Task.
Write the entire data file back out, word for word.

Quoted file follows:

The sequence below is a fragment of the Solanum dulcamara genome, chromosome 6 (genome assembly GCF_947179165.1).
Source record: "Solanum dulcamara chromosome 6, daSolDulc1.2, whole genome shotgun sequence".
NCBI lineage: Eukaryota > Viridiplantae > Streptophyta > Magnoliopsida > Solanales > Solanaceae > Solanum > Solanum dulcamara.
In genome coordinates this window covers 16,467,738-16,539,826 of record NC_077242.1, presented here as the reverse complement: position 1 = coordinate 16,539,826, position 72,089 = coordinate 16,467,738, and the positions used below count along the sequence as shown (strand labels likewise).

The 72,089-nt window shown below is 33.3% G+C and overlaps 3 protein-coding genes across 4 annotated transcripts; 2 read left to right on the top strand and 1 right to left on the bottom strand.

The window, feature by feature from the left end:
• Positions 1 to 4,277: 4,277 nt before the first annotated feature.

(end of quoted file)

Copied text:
The sequence below is a fragment of the Solanum dulcamara genome, chromosome 6 (genome assembly GCF_947179165.1).
Source record: "Solanum dulcamara chromosome 6, daSolDulc1.2, whole genome shotgun sequence".
NCBI lineage: Eukaryota > Viridiplantae > Streptophyta > Magnoliopsida > Solanales > Solanaceae > Solanum > Solanum dulcamara.
In genome coordinates this window covers 16,467,738-16,539,826 of record NC_077242.1, presented here as the reverse complement: position 1 = coordinate 16,539,826, position 72,089 = coordinate 16,467,738, and the positions used below count along the sequence as shown (strand labels likewise).

The 72,089-nt window shown below is 33.3% G+C and overlaps 3 protein-coding genes across 4 annotated transcripts; 2 read left to right on the top strand and 1 right to left on the bottom strand.

The window, feature by feature from the left end:
• Positions 1 to 4,277: 4,277 nt before the first annotated feature.